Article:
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ENERGY ASSISTANCE PROGRAMS The County of Mercer working in coordination with the New Jersey Department of Community Affairs will be accepting applications for the Low-Income Home Energy Assistance Program (LIHEAP) beginning on October 1, 2018 through August 31, 2019. Mercer County is currently accepting applications for the Universal Service Fund (USF) Program. Families who pay their own heating costs, and meet the following income guidelines, may be eligible to receive financial assistance with their winter heating bill. TANF and Food Stamp recipients must consult their caseworker regarding the automatic benefit application. MONTHLY INCOME GUIDELINES Household Size 1 2 3 4 5 6 7 8 9 10
USF Program $1,771 $2,401 $3,031 $3,661 $4,291 $4,921 $5,551 $6,181 $6,811 $7,441
* Federal income limits are subject to change during the program year.
LIHEAP Program $2,024 $2,744 $3,464 $4,184 $4,904 $5,624 $6,344 $7,064 $7,784 $8,162
Clients who received assistance the previous year will receive a re-certification application by mail prior to October 1st to complete and return to the County LIHEAP office. To request an application if you did not receive a benefit the previous year, please call the Mercer County Housing and Community Development Office at (609) 989-6858 or (609) 989-6959. Applications can also be obtained by visiting the Housing office at 640 South Broad Street, 1st floor, Room 106, Trenton, NJ 08650. Applications will be processed starting October 1, 2018. Hamilton Office - County Connection Hamilton Square Shopping Center 957 Highway 33 at Paxson Avenue Hamilton, NJ 08690 Tues & Thurs 10:00am-12:00pm (appt. only) Saturdays – 10/6, 10/20, 11/3, 11/17, 12/1 & 12/15 10:00am-1:00pm (walk-ins)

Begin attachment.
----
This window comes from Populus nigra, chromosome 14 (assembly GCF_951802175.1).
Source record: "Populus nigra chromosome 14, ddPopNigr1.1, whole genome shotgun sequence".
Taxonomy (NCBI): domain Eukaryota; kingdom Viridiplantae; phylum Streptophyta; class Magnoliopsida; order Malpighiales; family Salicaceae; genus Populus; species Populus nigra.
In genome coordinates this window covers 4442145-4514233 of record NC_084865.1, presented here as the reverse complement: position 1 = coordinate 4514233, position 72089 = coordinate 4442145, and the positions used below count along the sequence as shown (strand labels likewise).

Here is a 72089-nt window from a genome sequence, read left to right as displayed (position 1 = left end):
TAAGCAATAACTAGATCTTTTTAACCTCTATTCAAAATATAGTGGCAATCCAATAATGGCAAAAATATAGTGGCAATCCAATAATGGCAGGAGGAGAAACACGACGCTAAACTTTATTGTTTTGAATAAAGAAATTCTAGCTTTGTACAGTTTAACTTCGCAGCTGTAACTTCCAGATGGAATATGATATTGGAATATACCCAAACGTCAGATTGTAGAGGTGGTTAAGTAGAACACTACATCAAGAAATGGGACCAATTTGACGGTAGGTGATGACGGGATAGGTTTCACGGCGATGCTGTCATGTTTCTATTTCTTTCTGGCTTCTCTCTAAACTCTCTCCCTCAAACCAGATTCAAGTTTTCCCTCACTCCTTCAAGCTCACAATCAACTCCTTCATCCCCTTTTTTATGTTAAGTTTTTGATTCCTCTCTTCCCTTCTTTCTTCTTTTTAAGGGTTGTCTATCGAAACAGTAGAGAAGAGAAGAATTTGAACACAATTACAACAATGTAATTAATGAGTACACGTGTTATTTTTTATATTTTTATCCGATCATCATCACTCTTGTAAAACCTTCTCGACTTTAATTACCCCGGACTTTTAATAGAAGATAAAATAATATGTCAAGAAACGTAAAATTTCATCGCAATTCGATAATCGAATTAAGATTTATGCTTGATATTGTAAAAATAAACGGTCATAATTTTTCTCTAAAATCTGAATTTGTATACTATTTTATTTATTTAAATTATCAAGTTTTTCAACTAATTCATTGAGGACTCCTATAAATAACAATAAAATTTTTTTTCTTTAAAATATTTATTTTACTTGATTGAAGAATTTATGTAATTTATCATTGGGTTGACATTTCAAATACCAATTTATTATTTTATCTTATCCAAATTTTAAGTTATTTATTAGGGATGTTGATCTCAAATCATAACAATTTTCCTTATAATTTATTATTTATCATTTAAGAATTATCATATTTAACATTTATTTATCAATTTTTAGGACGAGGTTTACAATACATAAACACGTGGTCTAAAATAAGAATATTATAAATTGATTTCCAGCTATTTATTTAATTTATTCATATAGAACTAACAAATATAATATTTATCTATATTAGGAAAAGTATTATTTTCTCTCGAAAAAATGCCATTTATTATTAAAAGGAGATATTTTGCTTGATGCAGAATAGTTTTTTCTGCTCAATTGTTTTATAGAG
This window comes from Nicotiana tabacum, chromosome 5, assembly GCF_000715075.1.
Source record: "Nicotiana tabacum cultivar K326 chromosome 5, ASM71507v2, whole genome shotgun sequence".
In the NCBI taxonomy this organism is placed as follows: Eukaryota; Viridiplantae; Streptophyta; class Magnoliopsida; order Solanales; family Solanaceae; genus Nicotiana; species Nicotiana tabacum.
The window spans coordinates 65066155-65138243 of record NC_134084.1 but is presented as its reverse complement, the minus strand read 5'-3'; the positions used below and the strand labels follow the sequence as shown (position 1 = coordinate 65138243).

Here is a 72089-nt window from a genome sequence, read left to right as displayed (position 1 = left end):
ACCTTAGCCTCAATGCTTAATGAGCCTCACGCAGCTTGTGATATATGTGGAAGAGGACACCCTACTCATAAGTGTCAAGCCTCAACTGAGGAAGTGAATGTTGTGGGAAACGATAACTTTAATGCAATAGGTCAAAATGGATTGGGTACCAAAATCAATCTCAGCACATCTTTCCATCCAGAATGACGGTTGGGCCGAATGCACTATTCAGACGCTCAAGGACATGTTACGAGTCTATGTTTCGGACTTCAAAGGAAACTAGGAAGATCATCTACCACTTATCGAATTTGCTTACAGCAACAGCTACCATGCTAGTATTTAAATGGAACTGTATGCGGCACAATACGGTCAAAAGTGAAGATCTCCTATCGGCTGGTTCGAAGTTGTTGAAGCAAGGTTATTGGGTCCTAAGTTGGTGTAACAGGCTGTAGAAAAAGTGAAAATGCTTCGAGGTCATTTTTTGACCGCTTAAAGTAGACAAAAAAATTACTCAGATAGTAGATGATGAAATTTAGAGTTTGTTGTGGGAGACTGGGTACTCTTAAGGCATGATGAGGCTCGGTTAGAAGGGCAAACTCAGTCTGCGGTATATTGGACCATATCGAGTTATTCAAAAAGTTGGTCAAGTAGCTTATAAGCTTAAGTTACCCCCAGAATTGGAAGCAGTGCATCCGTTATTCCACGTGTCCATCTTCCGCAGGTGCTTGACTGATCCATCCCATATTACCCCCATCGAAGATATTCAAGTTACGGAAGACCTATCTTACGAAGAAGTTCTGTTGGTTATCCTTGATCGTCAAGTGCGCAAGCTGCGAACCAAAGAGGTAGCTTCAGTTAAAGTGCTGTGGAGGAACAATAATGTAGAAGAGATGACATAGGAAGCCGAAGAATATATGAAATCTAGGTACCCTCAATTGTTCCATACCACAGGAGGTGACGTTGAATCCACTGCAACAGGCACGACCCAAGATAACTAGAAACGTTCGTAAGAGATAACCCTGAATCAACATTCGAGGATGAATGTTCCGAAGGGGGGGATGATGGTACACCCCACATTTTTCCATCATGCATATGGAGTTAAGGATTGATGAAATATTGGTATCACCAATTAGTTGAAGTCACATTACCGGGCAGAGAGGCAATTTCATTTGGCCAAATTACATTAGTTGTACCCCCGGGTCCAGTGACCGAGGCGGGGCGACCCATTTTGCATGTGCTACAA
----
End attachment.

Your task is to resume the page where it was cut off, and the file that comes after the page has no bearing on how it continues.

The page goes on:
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32 “The Mary Tyler Moore Show” spinoff 33 Nymph chaser 35 Luster 38 Young alpaca 41 Oval 43 Boo-boo 44 A wee hour 46 Permit 47 Parking place 49 Out of practice 50 Rajah’s wife 51 J.F.K. postings 52 Brood 53 Poet Van Duyn 54 Decomposes 55 Actress McClurg 56 Sense 58 Time delay 59 Go public with 61 Meadow sound
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We offer a generous hiring bonus for local men and boy’s haircutters needing career employment.
Consider joining us in serving the best customers to be found. Visit us online at: TBSbarbershops.com 1959 Rte. 33 (between Wawa and Valley Pools) Hamilton, NJ • PH: (609) 586-6029
1150 Washington Boulevard, Robbinsville, NJ 08691 located across from foxmoor shopping center
COMMUNITYNEWS COMMUNITYNEWS community news. org
Looking for more local news? Visit our website communitynews.org COMMUNITYNEWS to get updates about your community all month long October 2018 | Robbinsville Advance37 COMMUNITYNEWS
50 cents a word $10 minimum. For more information call 609-396-1511